My colleague from Yorkton—Melville is right. A fundamental issue of democracy is to have proper representation, and that is the way in which a standing committee should operate.
A lot of members of parliament from all parties question the work that can be accomplished and the amount of effort that is expended on standing committees. I have not had the opportunity to be around this place nearly as long as the hon. government House leader but it has been my observation over the past seven years that there is a huge variance in how standing committees operate. Part of it comes down to the way the chairperson chairs the meetings. The chairperson can set the stage for the operation of the committee, which may then operate in a quite non-partisan way and accomplish a lot of good on behalf of Canadians and parliament.
Conversely, I and many of my colleagues have had the misfortune of sitting on standing committees that operate in a very partisan manner. In many cases, for members from all parties who sit on such committees and endeavour to get something done, it is questionable whether they should even waste their time showing up.
With the Standing Committee on Transport and Government Operations starting off by taking this step, it was a gross unfairness to the official opposition. I made the comment that I shuddered to see where it would lead if the stamp that was put on the operation of the committee at its inaugural meeting was one of unfairness and partisanship. How can members of that committee be expected to put in the effort, to work hard and endeavour to accomplish something on behalf of parliament and of the citizens of Canada?
All too often we are constrained by time. When legislation comes forward we are given a 20 minute time slot in the House. When that is further divided in half it gives us 10 minutes to discuss issues of importance. We all know it is sometimes extremely difficult to get a point across in 10 minutes.
I recognize and have often had the opportunity to remark, when I speak in my riding of Prince George—Peace River, that in some ways I am becoming a politician. It now takes me 20 minutes to say what I used to say in three or four. Bearing that in mind, it is probably good that we are a bit constrained. Otherwise we would go on and on, dare I say, ad nauseam.
I wanted to bring that issue to the attention of colleagues, as well as to the Standing Committee on Transport and Government Operations, which will soon be discussing, debating and calling witnesses on Bill S-2 and other legislation and projects that the committee wants to undertake on behalf of parliament. I wanted to sort of red flag that issue in the hope that we could negotiate some other agreement between members of that committee, but also between members of all the other standing committees. We need to get a structure in place.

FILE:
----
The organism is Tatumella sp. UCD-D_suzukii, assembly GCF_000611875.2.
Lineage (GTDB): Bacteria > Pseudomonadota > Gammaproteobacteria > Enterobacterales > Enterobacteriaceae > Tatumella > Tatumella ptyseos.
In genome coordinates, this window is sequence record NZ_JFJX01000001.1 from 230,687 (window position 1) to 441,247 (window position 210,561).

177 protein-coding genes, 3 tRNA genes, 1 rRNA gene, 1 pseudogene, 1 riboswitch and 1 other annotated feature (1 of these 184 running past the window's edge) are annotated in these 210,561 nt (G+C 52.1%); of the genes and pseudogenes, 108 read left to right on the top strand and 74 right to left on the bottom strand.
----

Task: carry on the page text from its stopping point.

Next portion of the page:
I do not think my two colleagues and I are asking for anything outlandish. We are simply asking for fairness in respect to the numbers. I suggested that perhaps questioning at that committee, and indeed at all committees, should bear some resemblance to what was agreed upon for question period where there is a weighting according to the number of seats each party has in the House of Commons.
I believe it should be similar to what happens in standing committees, with the exception I fully respect that they are supposed to operate in a non-partisan manner. In fairness to Liberal members sitting on those committees, they should have at a minimum 50% of the questioning time because they have a larger number of members present listening to the presentations of witnesses.
I draw my remarks to a close. Hopefully the government will see fit to communicate not only to members of the standing committee on transport but of all standing committees that they should endeavour to launch the committees and indeed operate in as non-partisan a manner as possible, in fairness to all committee members regardless of the party they represent.
We would like to see this thorny issue dealt with as quickly as possible. Then the committee could get on with the important work I am sure it will have over the life of this parliament.